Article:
Most laboratory techniques for growing bacteria use high levels of nutrients to produce large amounts of cells cheaply and quickly. However, in natural environments nutrients are limited, meaning that bacteria cannot continue to reproduce indefinitely. This nutrient limitation has led the evolution of different growth strategies (see r/K selection theory). Some organisms can grow extremely rapidly when nutrients become available, such as the formation of algal (and cyanobacterial) blooms that often occur in lakes during the summer. Other organisms have adaptations to harsh environments, such as the production of multiple antibiotics by Streptomyces that inhibit the growth of competing microorganisms. In nature, many organisms live in communities (e.g. biofilms) which may allow for increased supply of nutrients and protection from environmental stresses. These relationships can be essential for growth of a particular organism or group of organisms (syntrophy).
Bacterial growth follows three phases. When a population of bacteria first enter a high-nutrient environment that allows growth, the cells need to adapt to their new environment. The first phase of growth is the lag phase, a period of slow growth when the cells are adapting to the high-nutrient environment and preparing for fast growth. The lag phase has high biosynthesis rates, as proteins necessary for rapid growth are produced. The second phase of growth is the logarithmic phase (log phase), also known as the exponential phase. The log phase is marked by rapid exponential growth. The rate at which cells grow during this phase is known as the growth rate (k), and the time it takes the cells to double is known as the generation time (g). During log phase, nutrients are metabolised at maximum speed until one of the nutrients is depleted and starts limiting growth. The final phase of growth is the stationary phase and is caused by depleted nutrients. The cells reduce their metabolic activity and consume non-essential cellular proteins. The stationary phase is a transition from rapid growth to a stress response state and there is increased expression of genes involved in DNA repair, antioxidant metabolism and nutrient transport.
Bacteria may also contain plasmids, which are small extra-chromosomal DNAs that may contain genes for antibiotic resistance or virulence factors. Another type of bacterial DNA are integrated viruses (bacteriophages). Many types of bacteriophage exist, some simply infect and lyse their host bacteria, while others insert into the bacterial chromosome. A bacteriophage can contain genes that contribute to its host's phenotype: for example, in the evolution of H7 and Clostridium botulinum, the toxin genes in an integrated phage converted a harmless ancestral bacteria into a lethal pathogen. Bacteria resist phage infection through restriction modification systems that degrade foreign DNA, and a system that uses CRISPR sequences to retain fragments of the genomes of phage that the bacteria have come into contact with in the past, which allows them to block virus replication through a form of RNA interference. This CRISPR system provides bacteria with acquired immunity to infection.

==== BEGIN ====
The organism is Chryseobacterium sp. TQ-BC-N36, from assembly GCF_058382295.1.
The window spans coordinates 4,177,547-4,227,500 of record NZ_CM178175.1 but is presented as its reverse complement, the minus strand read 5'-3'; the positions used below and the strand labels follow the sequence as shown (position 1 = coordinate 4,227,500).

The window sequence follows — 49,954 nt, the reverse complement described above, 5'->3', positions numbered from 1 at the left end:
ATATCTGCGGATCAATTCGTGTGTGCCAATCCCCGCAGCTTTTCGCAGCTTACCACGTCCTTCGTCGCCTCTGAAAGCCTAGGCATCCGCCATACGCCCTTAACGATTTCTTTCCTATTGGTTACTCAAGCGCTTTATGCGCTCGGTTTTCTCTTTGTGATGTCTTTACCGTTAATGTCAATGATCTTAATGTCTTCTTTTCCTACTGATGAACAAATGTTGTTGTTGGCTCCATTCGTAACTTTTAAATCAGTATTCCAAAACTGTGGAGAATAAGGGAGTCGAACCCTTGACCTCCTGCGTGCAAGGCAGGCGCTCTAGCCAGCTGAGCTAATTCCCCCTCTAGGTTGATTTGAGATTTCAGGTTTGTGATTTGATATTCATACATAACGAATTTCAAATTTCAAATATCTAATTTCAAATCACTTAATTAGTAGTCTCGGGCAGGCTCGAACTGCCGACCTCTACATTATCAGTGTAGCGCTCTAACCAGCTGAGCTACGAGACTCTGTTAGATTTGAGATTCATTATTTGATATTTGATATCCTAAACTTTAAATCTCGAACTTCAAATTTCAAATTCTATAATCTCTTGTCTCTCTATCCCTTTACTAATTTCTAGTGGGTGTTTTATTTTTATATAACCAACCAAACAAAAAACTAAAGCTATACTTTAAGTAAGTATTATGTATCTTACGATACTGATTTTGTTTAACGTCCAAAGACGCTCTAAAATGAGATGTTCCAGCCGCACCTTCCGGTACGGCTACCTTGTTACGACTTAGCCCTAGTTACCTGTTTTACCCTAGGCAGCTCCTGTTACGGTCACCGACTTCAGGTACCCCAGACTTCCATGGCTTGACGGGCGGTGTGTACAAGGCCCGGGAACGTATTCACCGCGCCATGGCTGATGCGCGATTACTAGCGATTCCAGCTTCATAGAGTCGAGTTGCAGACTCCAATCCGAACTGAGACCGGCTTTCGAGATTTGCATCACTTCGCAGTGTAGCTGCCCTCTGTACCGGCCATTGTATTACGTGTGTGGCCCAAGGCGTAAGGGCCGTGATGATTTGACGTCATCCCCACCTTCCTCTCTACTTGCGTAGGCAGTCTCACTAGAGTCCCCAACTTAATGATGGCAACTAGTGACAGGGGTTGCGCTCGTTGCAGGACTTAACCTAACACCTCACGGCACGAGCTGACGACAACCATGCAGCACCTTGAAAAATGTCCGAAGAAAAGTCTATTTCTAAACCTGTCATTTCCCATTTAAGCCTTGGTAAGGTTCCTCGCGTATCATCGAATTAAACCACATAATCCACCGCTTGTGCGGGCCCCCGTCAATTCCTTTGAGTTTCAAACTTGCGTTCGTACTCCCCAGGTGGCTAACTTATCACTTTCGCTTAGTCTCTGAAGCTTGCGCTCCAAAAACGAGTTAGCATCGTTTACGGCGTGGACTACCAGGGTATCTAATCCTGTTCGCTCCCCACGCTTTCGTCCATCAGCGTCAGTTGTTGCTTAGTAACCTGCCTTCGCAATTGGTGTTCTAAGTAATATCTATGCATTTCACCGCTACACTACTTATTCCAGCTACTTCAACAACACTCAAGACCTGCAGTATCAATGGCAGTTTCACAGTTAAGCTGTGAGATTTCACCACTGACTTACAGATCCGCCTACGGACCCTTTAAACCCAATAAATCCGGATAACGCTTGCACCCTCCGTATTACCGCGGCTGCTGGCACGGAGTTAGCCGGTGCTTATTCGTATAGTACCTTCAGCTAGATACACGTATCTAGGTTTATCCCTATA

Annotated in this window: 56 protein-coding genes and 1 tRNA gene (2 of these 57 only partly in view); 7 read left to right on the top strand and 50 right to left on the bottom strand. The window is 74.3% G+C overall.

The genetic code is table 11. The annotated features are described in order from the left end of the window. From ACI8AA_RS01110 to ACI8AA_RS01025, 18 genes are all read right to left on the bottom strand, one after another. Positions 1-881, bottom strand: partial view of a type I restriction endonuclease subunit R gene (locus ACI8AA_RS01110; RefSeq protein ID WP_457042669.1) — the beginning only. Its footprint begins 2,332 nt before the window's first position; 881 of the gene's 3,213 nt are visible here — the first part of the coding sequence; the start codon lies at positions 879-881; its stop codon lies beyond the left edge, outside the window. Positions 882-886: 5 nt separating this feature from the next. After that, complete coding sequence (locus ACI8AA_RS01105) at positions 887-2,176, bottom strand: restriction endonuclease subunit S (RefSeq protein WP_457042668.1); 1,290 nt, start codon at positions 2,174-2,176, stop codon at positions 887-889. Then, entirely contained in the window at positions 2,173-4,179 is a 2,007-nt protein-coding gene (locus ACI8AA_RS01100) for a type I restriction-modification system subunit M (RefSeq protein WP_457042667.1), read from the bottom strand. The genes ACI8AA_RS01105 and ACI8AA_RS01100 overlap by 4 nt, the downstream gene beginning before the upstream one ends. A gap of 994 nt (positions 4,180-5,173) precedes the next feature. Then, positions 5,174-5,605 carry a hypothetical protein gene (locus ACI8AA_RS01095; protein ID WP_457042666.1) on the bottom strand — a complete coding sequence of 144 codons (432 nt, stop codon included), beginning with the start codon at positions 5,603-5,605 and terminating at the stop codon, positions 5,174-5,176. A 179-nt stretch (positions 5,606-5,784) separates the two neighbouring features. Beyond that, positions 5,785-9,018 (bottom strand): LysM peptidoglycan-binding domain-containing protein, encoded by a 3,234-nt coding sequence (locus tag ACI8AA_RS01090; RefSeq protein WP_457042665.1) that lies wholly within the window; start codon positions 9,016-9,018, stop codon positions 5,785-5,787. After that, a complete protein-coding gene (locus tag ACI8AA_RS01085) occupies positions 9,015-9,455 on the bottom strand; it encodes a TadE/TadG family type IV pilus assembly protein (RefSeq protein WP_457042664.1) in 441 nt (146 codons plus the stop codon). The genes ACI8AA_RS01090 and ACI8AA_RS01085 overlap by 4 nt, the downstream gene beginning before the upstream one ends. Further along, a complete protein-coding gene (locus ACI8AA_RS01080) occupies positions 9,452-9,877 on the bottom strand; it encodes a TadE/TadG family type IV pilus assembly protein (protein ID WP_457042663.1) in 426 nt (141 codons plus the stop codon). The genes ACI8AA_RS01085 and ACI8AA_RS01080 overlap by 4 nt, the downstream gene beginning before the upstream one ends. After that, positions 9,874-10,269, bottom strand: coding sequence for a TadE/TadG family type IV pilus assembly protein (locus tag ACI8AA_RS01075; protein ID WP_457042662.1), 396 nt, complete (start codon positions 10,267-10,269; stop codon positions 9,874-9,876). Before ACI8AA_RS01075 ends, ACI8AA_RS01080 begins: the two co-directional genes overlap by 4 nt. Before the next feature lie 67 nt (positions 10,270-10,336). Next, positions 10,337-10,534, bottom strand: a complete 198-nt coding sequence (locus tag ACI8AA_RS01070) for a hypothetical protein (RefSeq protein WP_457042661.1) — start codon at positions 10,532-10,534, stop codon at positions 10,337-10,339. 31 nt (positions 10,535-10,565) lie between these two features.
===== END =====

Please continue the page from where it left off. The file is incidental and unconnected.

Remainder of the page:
Bacteria, as asexual organisms, inherit identical copies of their parent's genes (i.e., they are clonal). However, all bacteria can evolve by selection on changes to their genetic material DNA caused by genetic recombination or mutations. Mutations come from errors made during the replication of DNA or from exposure to mutagens. Mutation rates vary widely among different species of bacteria and even among different clones of a single species of bacteria. Genetic changes in bacterial genomes come from either random mutation during replication or "stress-directed mutation", where genes involved in a particular growth-limiting process have an increased mutation rate.
Some bacteria also transfer genetic material between cells. This can occur in three main ways. Firstly, bacteria can take up exogenous DNA from their environment, in a process called transformation. Genes can also be transferred by the process of transduction, when the integration of a bacteriophage introduces foreign DNA into the chromosome. The third method of gene transfer is bacterial conjugation, where DNA is transferred through direct cell contact. This gene acquisition from other bacteria or the environment is called horizontal gene transfer and may be common under natural conditions. Gene transfer is particularly important in antibiotic resistance as it allows the rapid transfer of resistance genes between different pathogens.
Motile bacteria can move using flagella, bacterial gliding, twitching motility or changes of buoyancy. In twitching motility, bacterial use their type IV pili as a grappling hook, repeatedly extending it, anchoring it and then retracting it with remarkable force (>80 pN).
Bacterial species differ in the number and arrangement of flagella on their surface; some have a single flagellum (monotrichous), a flagellum at each end (amphitrichous), clusters of flagella at the poles of the cell (lophotrichous), while others have flagella distributed over the entire surface of the cell (peritrichous). The bacterial flagella is the best-understood motility structure in any organism and is made of about 20 proteins, with approximately another 30 proteins required for its regulation and assembly. The flagellum is a rotating structure driven by a motor at the base that uses the electrochemical gradient across the membrane for power. This motor drives the motion of the filament, which acts as a propeller.